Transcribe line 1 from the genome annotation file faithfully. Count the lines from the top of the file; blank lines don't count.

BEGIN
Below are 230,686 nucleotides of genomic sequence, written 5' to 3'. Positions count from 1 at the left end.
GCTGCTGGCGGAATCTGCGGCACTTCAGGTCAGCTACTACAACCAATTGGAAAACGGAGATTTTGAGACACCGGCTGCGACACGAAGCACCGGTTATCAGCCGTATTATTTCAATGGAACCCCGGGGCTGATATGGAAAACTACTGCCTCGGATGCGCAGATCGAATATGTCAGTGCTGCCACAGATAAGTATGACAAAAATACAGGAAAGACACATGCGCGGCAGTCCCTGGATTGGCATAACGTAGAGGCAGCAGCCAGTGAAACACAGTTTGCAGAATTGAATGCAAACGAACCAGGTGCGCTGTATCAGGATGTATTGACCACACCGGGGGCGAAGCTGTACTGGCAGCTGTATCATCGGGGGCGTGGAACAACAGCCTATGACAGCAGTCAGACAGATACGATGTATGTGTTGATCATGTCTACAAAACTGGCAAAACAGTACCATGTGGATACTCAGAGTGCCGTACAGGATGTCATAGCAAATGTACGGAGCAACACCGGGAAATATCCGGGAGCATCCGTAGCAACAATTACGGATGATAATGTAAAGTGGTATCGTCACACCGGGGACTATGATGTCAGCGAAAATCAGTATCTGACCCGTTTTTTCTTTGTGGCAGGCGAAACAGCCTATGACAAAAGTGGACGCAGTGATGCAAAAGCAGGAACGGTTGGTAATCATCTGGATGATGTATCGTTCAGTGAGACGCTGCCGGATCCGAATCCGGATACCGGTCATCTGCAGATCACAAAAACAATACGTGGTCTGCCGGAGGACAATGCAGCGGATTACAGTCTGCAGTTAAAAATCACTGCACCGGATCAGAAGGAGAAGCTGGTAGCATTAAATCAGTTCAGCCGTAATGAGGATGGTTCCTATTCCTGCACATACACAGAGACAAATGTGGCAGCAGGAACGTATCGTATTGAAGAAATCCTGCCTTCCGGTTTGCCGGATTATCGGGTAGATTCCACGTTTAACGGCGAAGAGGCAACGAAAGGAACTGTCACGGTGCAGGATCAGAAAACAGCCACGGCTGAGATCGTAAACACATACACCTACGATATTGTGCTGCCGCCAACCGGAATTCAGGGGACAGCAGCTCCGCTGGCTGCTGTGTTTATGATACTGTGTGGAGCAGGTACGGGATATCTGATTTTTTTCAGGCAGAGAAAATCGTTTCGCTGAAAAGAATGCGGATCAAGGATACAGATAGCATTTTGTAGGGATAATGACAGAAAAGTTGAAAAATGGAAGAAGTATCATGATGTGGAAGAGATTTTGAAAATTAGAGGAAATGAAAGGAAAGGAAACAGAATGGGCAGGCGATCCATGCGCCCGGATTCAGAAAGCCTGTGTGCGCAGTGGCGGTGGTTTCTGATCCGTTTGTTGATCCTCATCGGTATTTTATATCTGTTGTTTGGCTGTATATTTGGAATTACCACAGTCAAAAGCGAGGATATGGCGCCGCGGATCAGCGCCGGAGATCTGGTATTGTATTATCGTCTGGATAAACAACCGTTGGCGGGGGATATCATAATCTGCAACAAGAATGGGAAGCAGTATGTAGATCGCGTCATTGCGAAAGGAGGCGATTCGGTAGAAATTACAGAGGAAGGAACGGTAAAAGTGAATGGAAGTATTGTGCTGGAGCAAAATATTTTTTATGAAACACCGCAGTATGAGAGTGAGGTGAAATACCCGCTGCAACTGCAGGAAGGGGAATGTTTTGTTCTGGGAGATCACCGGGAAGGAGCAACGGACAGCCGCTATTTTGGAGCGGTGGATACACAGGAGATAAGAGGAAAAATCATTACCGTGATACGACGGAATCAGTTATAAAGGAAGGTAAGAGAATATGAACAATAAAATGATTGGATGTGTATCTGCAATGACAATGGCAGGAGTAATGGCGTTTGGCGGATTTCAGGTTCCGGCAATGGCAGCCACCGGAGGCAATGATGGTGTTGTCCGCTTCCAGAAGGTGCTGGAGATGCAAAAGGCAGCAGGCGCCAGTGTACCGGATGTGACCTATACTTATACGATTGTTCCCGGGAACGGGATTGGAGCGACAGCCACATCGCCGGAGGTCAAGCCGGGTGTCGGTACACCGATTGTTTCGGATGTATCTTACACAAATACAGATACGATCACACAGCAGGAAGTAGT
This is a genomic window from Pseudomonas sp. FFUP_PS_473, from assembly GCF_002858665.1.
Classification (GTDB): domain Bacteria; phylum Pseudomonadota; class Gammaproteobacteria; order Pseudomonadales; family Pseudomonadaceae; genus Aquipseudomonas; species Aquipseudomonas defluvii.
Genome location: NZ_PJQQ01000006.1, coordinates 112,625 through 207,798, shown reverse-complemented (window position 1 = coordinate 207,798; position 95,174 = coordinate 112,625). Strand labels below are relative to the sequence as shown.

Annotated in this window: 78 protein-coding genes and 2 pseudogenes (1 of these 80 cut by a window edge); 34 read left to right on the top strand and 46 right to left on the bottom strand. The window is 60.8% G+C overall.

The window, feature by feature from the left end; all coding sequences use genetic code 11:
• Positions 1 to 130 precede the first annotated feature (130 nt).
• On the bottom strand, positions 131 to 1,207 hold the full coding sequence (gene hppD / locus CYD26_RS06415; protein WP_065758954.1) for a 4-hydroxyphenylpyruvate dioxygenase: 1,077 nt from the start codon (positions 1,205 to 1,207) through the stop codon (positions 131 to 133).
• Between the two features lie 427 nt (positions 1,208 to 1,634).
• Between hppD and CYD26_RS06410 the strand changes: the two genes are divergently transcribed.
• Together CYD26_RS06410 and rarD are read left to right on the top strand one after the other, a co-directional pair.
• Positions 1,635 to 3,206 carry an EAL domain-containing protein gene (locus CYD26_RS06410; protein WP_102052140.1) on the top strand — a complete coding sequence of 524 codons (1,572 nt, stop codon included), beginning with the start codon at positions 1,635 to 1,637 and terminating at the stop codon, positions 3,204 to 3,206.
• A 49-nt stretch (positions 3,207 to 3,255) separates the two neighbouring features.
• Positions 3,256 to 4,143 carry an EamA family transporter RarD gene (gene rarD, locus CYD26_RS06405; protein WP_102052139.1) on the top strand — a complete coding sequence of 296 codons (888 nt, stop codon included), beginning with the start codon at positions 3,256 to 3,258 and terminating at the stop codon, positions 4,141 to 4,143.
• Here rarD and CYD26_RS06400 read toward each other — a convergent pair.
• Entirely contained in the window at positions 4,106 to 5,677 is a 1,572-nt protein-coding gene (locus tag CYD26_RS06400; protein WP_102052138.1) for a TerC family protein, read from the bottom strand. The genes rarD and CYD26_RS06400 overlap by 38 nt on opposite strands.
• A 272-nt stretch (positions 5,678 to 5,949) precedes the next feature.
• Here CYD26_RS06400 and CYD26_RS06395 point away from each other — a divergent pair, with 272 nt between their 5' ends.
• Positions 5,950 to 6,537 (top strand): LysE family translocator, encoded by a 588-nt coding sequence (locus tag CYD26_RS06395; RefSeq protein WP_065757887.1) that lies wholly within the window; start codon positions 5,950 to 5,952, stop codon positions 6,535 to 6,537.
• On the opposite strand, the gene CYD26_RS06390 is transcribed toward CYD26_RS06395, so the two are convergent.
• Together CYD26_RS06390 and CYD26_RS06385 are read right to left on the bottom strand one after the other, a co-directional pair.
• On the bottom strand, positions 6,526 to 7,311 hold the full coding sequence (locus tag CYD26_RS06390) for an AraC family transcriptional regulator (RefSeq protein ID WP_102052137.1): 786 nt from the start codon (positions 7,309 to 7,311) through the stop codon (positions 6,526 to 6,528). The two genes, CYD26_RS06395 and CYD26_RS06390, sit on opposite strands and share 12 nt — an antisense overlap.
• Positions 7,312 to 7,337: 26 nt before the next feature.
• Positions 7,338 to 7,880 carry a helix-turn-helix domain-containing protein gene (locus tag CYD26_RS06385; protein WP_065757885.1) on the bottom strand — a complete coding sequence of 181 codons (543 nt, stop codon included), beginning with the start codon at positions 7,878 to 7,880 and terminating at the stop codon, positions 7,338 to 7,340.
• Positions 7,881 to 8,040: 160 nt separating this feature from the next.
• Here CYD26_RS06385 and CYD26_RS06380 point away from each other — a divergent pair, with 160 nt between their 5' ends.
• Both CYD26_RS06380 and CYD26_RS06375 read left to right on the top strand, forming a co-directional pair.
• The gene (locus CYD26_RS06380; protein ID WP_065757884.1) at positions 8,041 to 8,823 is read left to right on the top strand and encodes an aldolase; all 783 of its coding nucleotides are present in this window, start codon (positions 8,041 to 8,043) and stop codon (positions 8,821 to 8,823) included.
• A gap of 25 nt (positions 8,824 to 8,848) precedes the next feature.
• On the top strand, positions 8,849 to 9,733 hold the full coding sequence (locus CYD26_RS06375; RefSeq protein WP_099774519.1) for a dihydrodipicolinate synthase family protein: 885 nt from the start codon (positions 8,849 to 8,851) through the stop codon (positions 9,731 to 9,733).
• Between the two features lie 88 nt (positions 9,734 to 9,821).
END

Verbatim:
Below are 230,686 nucleotides of genomic sequence, written 5' to 3'. Positions count from 1 at the left end.